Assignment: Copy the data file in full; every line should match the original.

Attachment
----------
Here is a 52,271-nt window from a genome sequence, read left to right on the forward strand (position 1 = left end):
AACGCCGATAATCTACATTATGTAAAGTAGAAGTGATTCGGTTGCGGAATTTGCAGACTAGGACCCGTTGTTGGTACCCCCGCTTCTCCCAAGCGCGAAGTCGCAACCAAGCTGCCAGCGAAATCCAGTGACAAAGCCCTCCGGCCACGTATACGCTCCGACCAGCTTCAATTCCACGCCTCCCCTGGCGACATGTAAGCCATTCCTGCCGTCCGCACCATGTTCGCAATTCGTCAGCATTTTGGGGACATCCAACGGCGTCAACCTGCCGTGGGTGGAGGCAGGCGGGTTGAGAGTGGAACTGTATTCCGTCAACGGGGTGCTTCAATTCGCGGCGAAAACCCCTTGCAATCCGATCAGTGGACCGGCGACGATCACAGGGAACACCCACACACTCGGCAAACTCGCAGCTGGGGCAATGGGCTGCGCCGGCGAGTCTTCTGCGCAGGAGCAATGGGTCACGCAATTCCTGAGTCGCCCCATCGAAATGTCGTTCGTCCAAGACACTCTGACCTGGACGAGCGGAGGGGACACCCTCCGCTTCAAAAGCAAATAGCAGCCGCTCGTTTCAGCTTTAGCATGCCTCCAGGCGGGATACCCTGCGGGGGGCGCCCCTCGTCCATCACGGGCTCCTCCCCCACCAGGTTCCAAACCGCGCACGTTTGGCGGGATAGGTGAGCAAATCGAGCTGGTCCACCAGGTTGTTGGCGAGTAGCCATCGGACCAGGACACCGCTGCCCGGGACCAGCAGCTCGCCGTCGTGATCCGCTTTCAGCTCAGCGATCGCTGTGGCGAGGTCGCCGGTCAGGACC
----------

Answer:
Here is a 52,271-nt window from a genome sequence, read left to right on the forward strand (position 1 = left end):
AACGCCGATAATCTACATTATGTAAAGTAGAAGTGATTCGGTTGCGGAATTTGCAGACTAGGACCCGTTGTTGGTACCCCCGCTTCTCCCAAGCGCGAAGTCGCAACCAAGCTGCCAGCGAAATCCAGTGACAAAGCCCTCCGGCCACGTATACGCTCCGACCAGCTTCAATTCCACGCCTCCCCTGGCGACATGTAAGCCATTCCTGCCGTCCGCACCATGTTCGCAATTCGTCAGCATTTTGGGGACATCCAACGGCGTCAACCTGCCGTGGGTGGAGGCAGGCGGGTTGAGAGTGGAACTGTATTCCGTCAACGGGGTGCTTCAATTCGCGGCGAAAACCCCTTGCAATCCGATCAGTGGACCGGCGACGATCACAGGGAACACCCACACACTCGGCAAACTCGCAGCTGGGGCAATGGGCTGCGCCGGCGAGTCTTCTGCGCAGGAGCAATGGGTCACGCAATTCCTGAGTCGCCCCATCGAAATGTCGTTCGTCCAAGACACTCTGACCTGGACGAGCGGAGGGGACACCCTCCGCTTCAAAAGCAAATAGCAGCCGCTCGTTTCAGCTTTAGCATGCCTCCAGGCGGGATACCCTGCGGGGGGCGCCCCTCGTCCATCACGGGCTCCTCCCCCACCAGGTTCCAAACCGCGCACGTTTGGCGGGATAGGTGAGCAAATCGAGCTGGTCCACCAGGTTGTTGGCGAGTAGCCATCGGACCAGGACACCGCTGCCCGGGACCAGCAGCTCGCCGTCGTGATCCGCTTTCAGCTCAGCGATCGCTGTGGCGAGGTCGCCGGTCAGGACC